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Good Friday, 2018

The passion and death of Jesus Christ are not even a footnote in history for those who do not acknowledge him to be anything more than a human being. To begin to grasp their significance requires faith in him and love of him. Faith makes accessible to the mind the truth of who he is and the import of what he has done. Love makes accessible to the heart the fruits of his sacrifice. What are those fruits? They are what St. Paul calls “all the blessings of heaven in Christ” which in turn can be summed up in the gift of the Holy Spirit.

But the faith and love in question are not mere human acts of virtue in the way that you might say to someone, “I believe in you” because you trust them; or in the way that you might say to another human being, “I love you.” For the limited human mind to access divine truth, God himself must enlighten our mind so that we can grasp what he is revealing to us. For the limited human heart to love Jesus in a way that penetrates into the deep mystery of his adorable heart, God himself must give is the power to love him. That light for the mind, and that power for the heart, dwell within us by the gift of the Holy Spirit.

Even so, in this life in which our minds and hearts are veiled by our mortality, they can only stand astonished before the immensity of Christ’s truth and love. They are overwhelming. Before such immensity, we can only fall to our knees and adore. As the Magi fell to their knees before him in the manger, we fall to ours before him on the Cross. If it seemed impossible in mere human terms that a poor child in the manger could be the Son of God, it was even more unlikely that a condemned man hanging from the Cross could be the Saviour of the world.

And yet the wisdom and power of God are shown most fully in weakness and poverty, be it of the child or of the crucified. Our human condition is essentially weak and poor. We have all been infants and we will all die. Christ became what we are but without the vanity and make-believe which often mark our life between birth and death. And even the pride and vanity, and other forms of vice which plague our plight this side of death, these Jesus came to forgive. He drew so near to us that he took the shame and guilt and the weight and pain of our vices and of our fragility upon himself.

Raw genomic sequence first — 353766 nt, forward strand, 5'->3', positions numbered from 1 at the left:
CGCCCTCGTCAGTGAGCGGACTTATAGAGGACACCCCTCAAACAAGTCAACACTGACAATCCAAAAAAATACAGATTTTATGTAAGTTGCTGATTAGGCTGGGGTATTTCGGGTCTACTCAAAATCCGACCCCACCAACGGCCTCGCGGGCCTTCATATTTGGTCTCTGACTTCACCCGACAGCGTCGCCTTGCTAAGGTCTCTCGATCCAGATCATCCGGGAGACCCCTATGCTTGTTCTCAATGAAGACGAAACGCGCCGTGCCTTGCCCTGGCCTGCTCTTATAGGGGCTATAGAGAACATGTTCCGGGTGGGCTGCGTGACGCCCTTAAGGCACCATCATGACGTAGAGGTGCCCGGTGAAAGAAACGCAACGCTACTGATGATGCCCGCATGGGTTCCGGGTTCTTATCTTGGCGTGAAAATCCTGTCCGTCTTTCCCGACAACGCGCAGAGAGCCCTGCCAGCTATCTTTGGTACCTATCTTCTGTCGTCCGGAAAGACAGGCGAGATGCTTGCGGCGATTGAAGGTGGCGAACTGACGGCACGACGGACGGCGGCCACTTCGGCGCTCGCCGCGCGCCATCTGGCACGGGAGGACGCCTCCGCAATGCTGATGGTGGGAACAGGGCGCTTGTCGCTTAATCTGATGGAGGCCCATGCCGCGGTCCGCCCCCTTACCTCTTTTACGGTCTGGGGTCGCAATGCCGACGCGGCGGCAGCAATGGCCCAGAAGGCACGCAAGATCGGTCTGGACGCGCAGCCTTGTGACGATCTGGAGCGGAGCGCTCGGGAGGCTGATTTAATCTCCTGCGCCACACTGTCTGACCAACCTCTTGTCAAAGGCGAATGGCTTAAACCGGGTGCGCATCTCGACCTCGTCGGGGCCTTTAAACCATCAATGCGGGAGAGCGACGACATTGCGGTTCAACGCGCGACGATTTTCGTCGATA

In our world, from earliest times, power has corrupted both political and religious establishments. We have just heard examples in the proclamation of the Passion. You hear it said that power corrupts, and that absolute power corrupts absolutely. I don’t think that’s true. Power in itself is a good thing; the problem is how it is used. It seems to me more correct to say that the sinful human heart corrupts power by abusing it. It was the wisdom of God, therefore, not to come to us in power because we would so easily misconstrue it. All you need do is take a look at the history of the Church and you will see how the corrupt hearts of the men of the Church have at times abused, even egregiously, the power to sanctify and save given to them by Christ.

Christ revolutionises power and makes it into loving and humble service. He turns the values of the world on their head. For him, to want to keep your life, that is, to want to determine everything about yourself and your life without listening to God, is to lose your life. Whereas to lose your life, that is, to live it as a gift from God and as God wants, is to keep it. For him, the first shall be last and the last first; whoever wants to be the greatest must be the least; whoever exalts himself will be humbled, and whoever humbles himself will be exalted. The examples could be multiplied, but they all come down to one thing: human existence is the gift of God and can only find fulfilment in giving itself back to God, hence by living and loving, giving and forgiving, suffering and dying as God in Christ has shown us.

From this perspective, belief in Jesus Christ and love of him are the key to authentic human existence. The shape of that key is the Cross, for on it Jesus overturned the perverted logic of power, he crucified the arrogance of sin, he revealed the power of divine love and overcame human and satanic hatred, he restored a saving value to suffering of all and any kind, he decreed the forgiveness of enemies as the means to conquer them and, above all, by his utter and humble obedience to the Father, he reversed original sin and transformed death itself from being the destruction of mankind to being the doorway to paradise.

He is our Mighty Hero, our Valiant Warrior, our beloved Saviour, our noble Redeemer, our Lord, our God and our All. He is the Crucified Lover and Saviour of the human race.